ABVP: Hitting the roof with Hindutva
The Akhil Bharatiya Vidyarthi Parishad is the BJP?s student wing. Check out its Delhi state unit secretary?s worldview. Hemendra Singh Bartwal reports.india Updated: Dec 27, 2006 01:20 IST
Surprisingly, though she is the Delhi state unit secretary of the Akhil Bharatiya Vidyarthi Parishad (ABVP), 23-year-old Niharika Sharma disdains a career in politics. The ABVP is the BJP’s student wing and has been the launching pad for politicians like Arun Jaitley. However, Niharika is quite clear in her mind that she does not want to join mainstream politics unlike many of her predecessors in the ABVP. This despite her having been a very active member of the ABVP for the past six years and having contested several elections.
Dyed in the RSS tradition, she, instead, wants to do something constructive for samaj (society). And she aims to achieve this objective through a teaching career in the university. No graduating to the BJP for her as she has long-term plans to continue in the ABVP while working as a college lecturer.
"Our job in the ABVP is to guide students. Teachers can do this task quite well,” says this earnest young lady who is currently pursuing a Ph.d. on empowerment of Indian women in the age of globalisation.
Niharika comes from a middle-class family of Sahibabad in neighbouring Ghaziabad, which has a very old association with the RSS. She has been educated throughout in schools run by the Sangh-affiliated Vidya Bharati. Unsurprisingly, therefore, when she joined Delhi University’s Vivekanand College in 2000 for a B.A. (Hons.) in political science, she became a member of the ABVP.
During her first year itself, Niharika contested her college’s students’ union elections to become the treasurer, while in her second year she became the union vice-president. In the final year she was fielded by the ABVP for the Delhi University Students’ Union (DUSU) general secretary’s post, which she lost to Ragini Nayak of the Congress-backed National Students Union of India (NSUI).
When she took up an MA in political science, though, she was made a member of the ABVP national executive.
Although disillusioned by the political culture of the day, which she feels is marked by corruption and self-serving interests, Niharika says the BJP is her ideal of a political party, which can take the country “to the pinnacle of glory because it is closest to Sangh ideology”.
But she refuses to name any role model in politics, not even BJP leaders such as Atal Bihari Vajpayee and L.K. Advani. “I do not have any particular role model among political leaders. But I like certain qualities in certain leaders — like Vajpayee’s talent for poetry, Sushma Swaraj’s oratorical skills and Lalu Prasad Yadav’s rustic humour,” she explains.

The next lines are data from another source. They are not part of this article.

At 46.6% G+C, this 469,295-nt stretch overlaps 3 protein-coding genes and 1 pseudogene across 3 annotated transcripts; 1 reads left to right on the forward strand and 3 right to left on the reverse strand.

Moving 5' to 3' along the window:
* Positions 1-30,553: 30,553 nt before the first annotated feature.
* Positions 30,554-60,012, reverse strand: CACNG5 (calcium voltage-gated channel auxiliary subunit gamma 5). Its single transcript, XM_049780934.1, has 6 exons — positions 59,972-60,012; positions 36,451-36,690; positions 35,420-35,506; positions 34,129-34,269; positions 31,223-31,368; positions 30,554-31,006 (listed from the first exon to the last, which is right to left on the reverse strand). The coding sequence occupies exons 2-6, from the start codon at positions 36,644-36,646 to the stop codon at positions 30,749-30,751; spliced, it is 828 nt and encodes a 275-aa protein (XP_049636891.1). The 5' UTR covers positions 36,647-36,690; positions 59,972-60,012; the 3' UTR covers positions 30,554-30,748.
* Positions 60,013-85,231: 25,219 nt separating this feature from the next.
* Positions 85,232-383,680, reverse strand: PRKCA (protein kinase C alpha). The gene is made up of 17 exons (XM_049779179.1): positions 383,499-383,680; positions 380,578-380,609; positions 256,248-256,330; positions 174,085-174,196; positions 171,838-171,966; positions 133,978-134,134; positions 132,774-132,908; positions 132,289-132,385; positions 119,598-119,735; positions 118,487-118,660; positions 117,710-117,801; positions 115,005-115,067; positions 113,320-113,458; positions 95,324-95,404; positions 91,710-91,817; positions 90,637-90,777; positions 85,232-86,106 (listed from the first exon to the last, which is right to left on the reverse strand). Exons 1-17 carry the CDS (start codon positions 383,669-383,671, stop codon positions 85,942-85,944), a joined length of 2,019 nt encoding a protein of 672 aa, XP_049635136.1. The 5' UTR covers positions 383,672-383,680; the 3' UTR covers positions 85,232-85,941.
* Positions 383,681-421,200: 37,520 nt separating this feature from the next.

And she has no hesitation in stating that she admires Congress President Sonia Gandhi as a “very strong woman”, something that few followers of the Sangh Parivar would publicly admit.
And what does the ABVP activist do in her leisure time? She likes to watch Hindi films with her family (Rang De Basanti, Lage Raho Munnabhai, Swadesh and Veer Zaara are some recent favourites) and read works of literature in Hindi and English.
Does she freak out at New Year’s Eve parties like the other youngsters in the university? No question of that, she says sternly, pointing out in true Sangh Parivar tradition, “We observe New Year according to the Hindu calendar, as per the Vikrami Samvat.”
Instead, she attends the ABVP’s get-together for families on the Hindu New Year and other such functions of the saffron parivar.
What about other cultures and communities, though, they have a right to their traditions? Or a Hindu’s right to be open-minded and participatory in the glorious mix-and-match individual choice that is every citizen’s cultural right? “Things like New Year’s celebrations or Valentine’s Day are all western influences. At a time when people in the West are imbibing our culture, why should we rush to copy their customs?” she asks.
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